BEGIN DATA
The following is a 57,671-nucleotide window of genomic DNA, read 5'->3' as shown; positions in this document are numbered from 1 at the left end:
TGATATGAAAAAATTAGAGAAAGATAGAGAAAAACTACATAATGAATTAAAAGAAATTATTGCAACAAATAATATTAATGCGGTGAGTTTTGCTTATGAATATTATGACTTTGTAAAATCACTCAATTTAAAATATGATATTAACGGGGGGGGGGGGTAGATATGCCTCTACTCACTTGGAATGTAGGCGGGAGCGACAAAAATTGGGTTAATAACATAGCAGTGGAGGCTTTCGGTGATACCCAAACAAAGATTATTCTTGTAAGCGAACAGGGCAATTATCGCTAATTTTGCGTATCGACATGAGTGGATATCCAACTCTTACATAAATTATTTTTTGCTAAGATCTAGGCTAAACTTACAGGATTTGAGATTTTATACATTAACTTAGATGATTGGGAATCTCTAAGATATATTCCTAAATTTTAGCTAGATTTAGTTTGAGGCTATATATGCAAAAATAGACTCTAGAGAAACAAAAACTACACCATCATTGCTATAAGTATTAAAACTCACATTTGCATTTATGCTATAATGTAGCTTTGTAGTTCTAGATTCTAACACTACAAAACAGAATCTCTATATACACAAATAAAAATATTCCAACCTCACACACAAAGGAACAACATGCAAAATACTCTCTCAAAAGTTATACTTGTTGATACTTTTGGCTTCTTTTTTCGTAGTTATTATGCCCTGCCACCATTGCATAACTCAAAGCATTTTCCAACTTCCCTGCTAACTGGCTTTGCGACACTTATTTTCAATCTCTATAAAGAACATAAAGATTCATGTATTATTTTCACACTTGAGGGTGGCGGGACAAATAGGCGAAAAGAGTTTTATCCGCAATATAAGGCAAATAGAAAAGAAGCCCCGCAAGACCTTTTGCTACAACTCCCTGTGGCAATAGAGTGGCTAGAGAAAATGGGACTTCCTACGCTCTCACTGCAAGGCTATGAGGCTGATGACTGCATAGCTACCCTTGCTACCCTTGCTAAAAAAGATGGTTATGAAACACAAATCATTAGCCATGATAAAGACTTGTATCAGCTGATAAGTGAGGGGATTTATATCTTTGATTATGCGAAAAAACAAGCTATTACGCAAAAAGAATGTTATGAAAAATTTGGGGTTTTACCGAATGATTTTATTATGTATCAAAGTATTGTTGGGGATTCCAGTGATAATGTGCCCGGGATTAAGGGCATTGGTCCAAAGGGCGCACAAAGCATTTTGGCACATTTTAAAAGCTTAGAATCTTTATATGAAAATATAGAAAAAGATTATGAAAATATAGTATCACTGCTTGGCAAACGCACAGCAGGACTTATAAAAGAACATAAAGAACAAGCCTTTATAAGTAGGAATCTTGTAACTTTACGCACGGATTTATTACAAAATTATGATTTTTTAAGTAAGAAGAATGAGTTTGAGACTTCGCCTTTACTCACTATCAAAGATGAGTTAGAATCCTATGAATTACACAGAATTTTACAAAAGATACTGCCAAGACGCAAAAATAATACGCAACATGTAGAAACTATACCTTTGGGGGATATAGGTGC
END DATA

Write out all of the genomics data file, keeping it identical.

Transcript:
The following is a 57,671-nucleotide window of genomic DNA, read 5'->3' as shown; positions in this document are numbered from 1 at the left end:
TGATATGAAAAAATTAGAGAAAGATAGAGAAAAACTACATAATGAATTAAAAGAAATTATTGCAACAAATAATATTAATGCGGTGAGTTTTGCTTATGAATATTATGACTTTGTAAAATCACTCAATTTAAAATATGATATTAACGGGGGGGGGGGGTAGATATGCCTCTACTCACTTGGAATGTAGGCGGGAGCGACAAAAATTGGGTTAATAACATAGCAGTGGAGGCTTTCGGTGATACCCAAACAAAGATTATTCTTGTAAGCGAACAGGGCAATTATCGCTAATTTTGCGTATCGACATGAGTGGATATCCAACTCTTACATAAATTATTTTTTGCTAAGATCTAGGCTAAACTTACAGGATTTGAGATTTTATACATTAACTTAGATGATTGGGAATCTCTAAGATATATTCCTAAATTTTAGCTAGATTTAGTTTGAGGCTATATATGCAAAAATAGACTCTAGAGAAACAAAAACTACACCATCATTGCTATAAGTATTAAAACTCACATTTGCATTTATGCTATAATGTAGCTTTGTAGTTCTAGATTCTAACACTACAAAACAGAATCTCTATATACACAAATAAAAATATTCCAACCTCACACACAAAGGAACAACATGCAAAATACTCTCTCAAAAGTTATACTTGTTGATACTTTTGGCTTCTTTTTTCGTAGTTATTATGCCCTGCCACCATTGCATAACTCAAAGCATTTTCCAACTTCCCTGCTAACTGGCTTTGCGACACTTATTTTCAATCTCTATAAAGAACATAAAGATTCATGTATTATTTTCACACTTGAGGGTGGCGGGACAAATAGGCGAAAAGAGTTTTATCCGCAATATAAGGCAAATAGAAAAGAAGCCCCGCAAGACCTTTTGCTACAACTCCCTGTGGCAATAGAGTGGCTAGAGAAAATGGGACTTCCTACGCTCTCACTGCAAGGCTATGAGGCTGATGACTGCATAGCTACCCTTGCTACCCTTGCTAAAAAAGATGGTTATGAAACACAAATCATTAGCCATGATAAAGACTTGTATCAGCTGATAAGTGAGGGGATTTATATCTTTGATTATGCGAAAAAACAAGCTATTACGCAAAAAGAATGTTATGAAAAATTTGGGGTTTTACCGAATGATTTTATTATGTATCAAAGTATTGTTGGGGATTCCAGTGATAATGTGCCCGGGATTAAGGGCATTGGTCCAAAGGGCGCACAAAGCATTTTGGCACATTTTAAAAGCTTAGAATCTTTATATGAAAATATAGAAAAAGATTATGAAAATATAGTATCACTGCTTGGCAAACGCACAGCAGGACTTATAAAAGAACATAAAGAACAAGCCTTTATAAGTAGGAATCTTGTAACTTTACGCACGGATTTATTACAAAATTATGATTTTTTAAGTAAGAAGAATGAGTTTGAGACTTCGCCTTTACTCACTATCAAAGATGAGTTAGAATCCTATGAATTACACAGAATTTTACAAAAGATACTGCCAAGACGCAAAAATAATACGCAACATGTAGAAACTATACCTTTGGGGGATATAGGTGC